I was 16 when I became a garde manger, 27 when I left the craft as sous chef. The executive chef who gave me my first chance in the field, gave me a warning. He told me all my girlfriends would be waitresses, all my friends would be waiters and cooks, and the kitchen would be my home. I didn't listen. It was dazzling to think I might sauté someday, and toss fire and food into a kind of radiant dance. It was certainly sexier than the duties of a busboy, which is what I was at the time. I used to bother the chefs de partie, requesting demonstrations and asking questions. Some made allowances for me, perhaps out of kindness, and a way passing on some trade wisdom--most, probably, let me behind the line because they could grab a smoke while I would finish their mise en place. It was an introduction to basic culinary methods and preparations. I could flip an omelet without it breaking its circle or ending up on the ground, all the while impressing a customer during Sunday Brunch. I could handle a paring knife and make a rose out of a tomato's skin, or a palm tree out of a scallion. The restaurant was also an introduction to my first cigarette, underage drinking, and my first and last lines of cocaine. I was inexperienced and all desire--I had to know, taste and touch the works. It was my way of discovering what Blake meant by "the road of excess leads to the palace of wisdom"--I had to find out what was too much to figure out what was enough.
The practice of cooking and the practice of poetry writing are both ongoing processes. But once you get a poem right-and that's difficult to do--it's done; publication is a kind of etching in stone. The perfection of a recipe is a creative technique that is always creating itself every time one cooks. I have been tooling with a risotto dish-with sautéed shrimp, asparagus, roasted red peppers, and Pecorino Romano cheese--for years. Every time I make it it's somewhat different, though I attempt for it to fall into a certain range of quality in which I gauge myself. In cookery, the creativity of a dish one often makes is continuous; in poetry, the finished poem is finished. But the culinary dish is only a thing of pulchritude for about twenty minutes--then it becomes a cold heap of savory pulp; the culinary artist's vessel is short-lived. Poetry, done well, can become a work of art that generations will continue to taste--the poet's way of cheating death.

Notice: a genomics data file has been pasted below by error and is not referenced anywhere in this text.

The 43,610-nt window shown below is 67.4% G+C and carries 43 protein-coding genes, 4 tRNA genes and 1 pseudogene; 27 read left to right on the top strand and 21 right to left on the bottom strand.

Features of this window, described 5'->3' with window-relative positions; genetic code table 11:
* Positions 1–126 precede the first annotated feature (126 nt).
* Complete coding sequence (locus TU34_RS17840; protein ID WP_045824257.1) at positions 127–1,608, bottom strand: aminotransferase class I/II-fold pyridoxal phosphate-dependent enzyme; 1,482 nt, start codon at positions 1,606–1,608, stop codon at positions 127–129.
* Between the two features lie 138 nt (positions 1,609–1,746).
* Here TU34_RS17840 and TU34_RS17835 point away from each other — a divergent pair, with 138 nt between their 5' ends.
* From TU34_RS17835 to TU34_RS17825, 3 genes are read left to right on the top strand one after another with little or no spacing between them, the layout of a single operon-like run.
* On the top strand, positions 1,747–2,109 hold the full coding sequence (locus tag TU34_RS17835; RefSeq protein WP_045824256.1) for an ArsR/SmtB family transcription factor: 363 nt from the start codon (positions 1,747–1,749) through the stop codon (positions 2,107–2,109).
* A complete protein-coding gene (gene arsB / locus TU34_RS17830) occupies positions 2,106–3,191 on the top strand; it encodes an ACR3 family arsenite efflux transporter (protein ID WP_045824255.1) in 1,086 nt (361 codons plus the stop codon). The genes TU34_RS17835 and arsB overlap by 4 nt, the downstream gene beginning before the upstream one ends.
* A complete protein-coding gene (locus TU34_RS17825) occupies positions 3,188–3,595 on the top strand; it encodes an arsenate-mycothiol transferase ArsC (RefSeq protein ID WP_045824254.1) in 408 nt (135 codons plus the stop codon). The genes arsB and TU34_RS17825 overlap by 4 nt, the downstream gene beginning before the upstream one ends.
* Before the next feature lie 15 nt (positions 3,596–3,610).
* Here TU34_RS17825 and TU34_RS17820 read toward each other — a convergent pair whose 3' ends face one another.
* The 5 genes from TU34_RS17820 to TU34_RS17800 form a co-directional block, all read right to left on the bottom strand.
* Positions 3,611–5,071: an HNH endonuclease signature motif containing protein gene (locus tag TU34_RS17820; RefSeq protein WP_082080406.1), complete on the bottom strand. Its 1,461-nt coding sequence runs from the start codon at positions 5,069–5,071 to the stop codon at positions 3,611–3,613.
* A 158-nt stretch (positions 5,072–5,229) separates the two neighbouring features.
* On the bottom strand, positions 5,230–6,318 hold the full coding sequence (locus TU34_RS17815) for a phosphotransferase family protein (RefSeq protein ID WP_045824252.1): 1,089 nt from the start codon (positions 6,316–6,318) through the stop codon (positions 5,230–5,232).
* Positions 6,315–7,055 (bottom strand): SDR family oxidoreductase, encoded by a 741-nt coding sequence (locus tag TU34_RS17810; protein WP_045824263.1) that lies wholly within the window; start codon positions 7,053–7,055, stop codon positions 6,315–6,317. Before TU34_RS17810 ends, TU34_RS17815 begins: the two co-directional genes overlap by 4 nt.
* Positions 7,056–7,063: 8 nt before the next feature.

The great French cuisinier, Fernand Point said, "there are many people who claim to be good cooks; just as there are many people who, after having repainted the garden gate, take themselves to be painters." There are many cooks who, after having their parents spend $30,000 on them to attend the CIA, think themselves chefs simply because they graduated. I've had some of my fellow alumni work under me and I wouldn't trust them babysitting a pet rock, much less taking a leadership role in a kitchen. There are those who write attempts at poems and think themselves poets, but couldn't write their way out of a grocery list.
My most memorable meal was at La Campagne, the night I proposed to a woman who would later become my ex-fiancée. I can't help it. It was a turning point in my life; it was the moment I feel I became a man, the first time I truly put someone else, and something else, above myself. Sentiment certainly had its affect on my palate's remembrances. It was a succulent rack of lamb--prepared by Chef Olivier De Saint Martin--the best I recall tasting. He said, in a regionally published cookbook, that his favorite chef is his mother. I am envious of such a statement, as with Chef Clarke's memory, since I can't remember anything unforgettable about any of my mother's meals--only the sustenance she provided for me. My mother taught me how to be affectionate towards women and friends; I try to teach her how to carve a roast properly, and achieve a good viscosity in sauces. We are still learning from one another.